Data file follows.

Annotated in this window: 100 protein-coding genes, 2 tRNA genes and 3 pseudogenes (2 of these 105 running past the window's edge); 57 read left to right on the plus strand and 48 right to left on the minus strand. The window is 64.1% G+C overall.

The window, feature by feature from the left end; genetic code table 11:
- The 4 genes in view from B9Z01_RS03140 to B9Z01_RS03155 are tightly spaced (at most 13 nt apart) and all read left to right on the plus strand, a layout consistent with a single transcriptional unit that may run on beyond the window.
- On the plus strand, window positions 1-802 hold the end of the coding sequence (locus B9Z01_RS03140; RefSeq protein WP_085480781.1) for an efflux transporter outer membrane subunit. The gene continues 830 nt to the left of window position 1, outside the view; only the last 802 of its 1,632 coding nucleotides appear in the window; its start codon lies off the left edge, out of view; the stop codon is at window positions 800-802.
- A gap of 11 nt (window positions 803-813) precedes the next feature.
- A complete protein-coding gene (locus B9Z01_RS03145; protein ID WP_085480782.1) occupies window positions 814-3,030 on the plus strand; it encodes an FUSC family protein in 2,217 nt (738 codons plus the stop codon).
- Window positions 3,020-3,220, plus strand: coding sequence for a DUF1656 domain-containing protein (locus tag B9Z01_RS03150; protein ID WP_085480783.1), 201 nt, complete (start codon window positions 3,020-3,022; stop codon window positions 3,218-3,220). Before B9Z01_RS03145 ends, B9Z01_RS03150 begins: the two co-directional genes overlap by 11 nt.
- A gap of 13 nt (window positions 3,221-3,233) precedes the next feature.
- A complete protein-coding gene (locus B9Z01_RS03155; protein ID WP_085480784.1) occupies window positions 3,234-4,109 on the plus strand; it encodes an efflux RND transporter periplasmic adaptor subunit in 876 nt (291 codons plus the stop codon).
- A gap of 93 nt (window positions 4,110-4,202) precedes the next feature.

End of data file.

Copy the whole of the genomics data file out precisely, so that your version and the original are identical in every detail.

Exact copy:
Annotated in this window: 100 protein-coding genes, 2 tRNA genes and 3 pseudogenes (2 of these 105 running past the window's edge); 57 read left to right on the plus strand and 48 right to left on the minus strand. The window is 64.1% G+C overall.

The window, feature by feature from the left end; genetic code table 11:
- The 4 genes in view from B9Z01_RS03140 to B9Z01_RS03155 are tightly spaced (at most 13 nt apart) and all read left to right on the plus strand, a layout consistent with a single transcriptional unit that may run on beyond the window.
- On the plus strand, window positions 1-802 hold the end of the coding sequence (locus B9Z01_RS03140; RefSeq protein WP_085480781.1) for an efflux transporter outer membrane subunit. The gene continues 830 nt to the left of window position 1, outside the view; only the last 802 of its 1,632 coding nucleotides appear in the window; its start codon lies off the left edge, out of view; the stop codon is at window positions 800-802.
- A gap of 11 nt (window positions 803-813) precedes the next feature.
- A complete protein-coding gene (locus B9Z01_RS03145; protein ID WP_085480782.1) occupies window positions 814-3,030 on the plus strand; it encodes an FUSC family protein in 2,217 nt (738 codons plus the stop codon).
- Window positions 3,020-3,220, plus strand: coding sequence for a DUF1656 domain-containing protein (locus tag B9Z01_RS03150; protein ID WP_085480783.1), 201 nt, complete (start codon window positions 3,020-3,022; stop codon window positions 3,218-3,220). Before B9Z01_RS03145 ends, B9Z01_RS03150 begins: the two co-directional genes overlap by 11 nt.
- A gap of 13 nt (window positions 3,221-3,233) precedes the next feature.
- A complete protein-coding gene (locus B9Z01_RS03155; protein ID WP_085480784.1) occupies window positions 3,234-4,109 on the plus strand; it encodes an efflux RND transporter periplasmic adaptor subunit in 876 nt (291 codons plus the stop codon).
- A gap of 93 nt (window positions 4,110-4,202) precedes the next feature.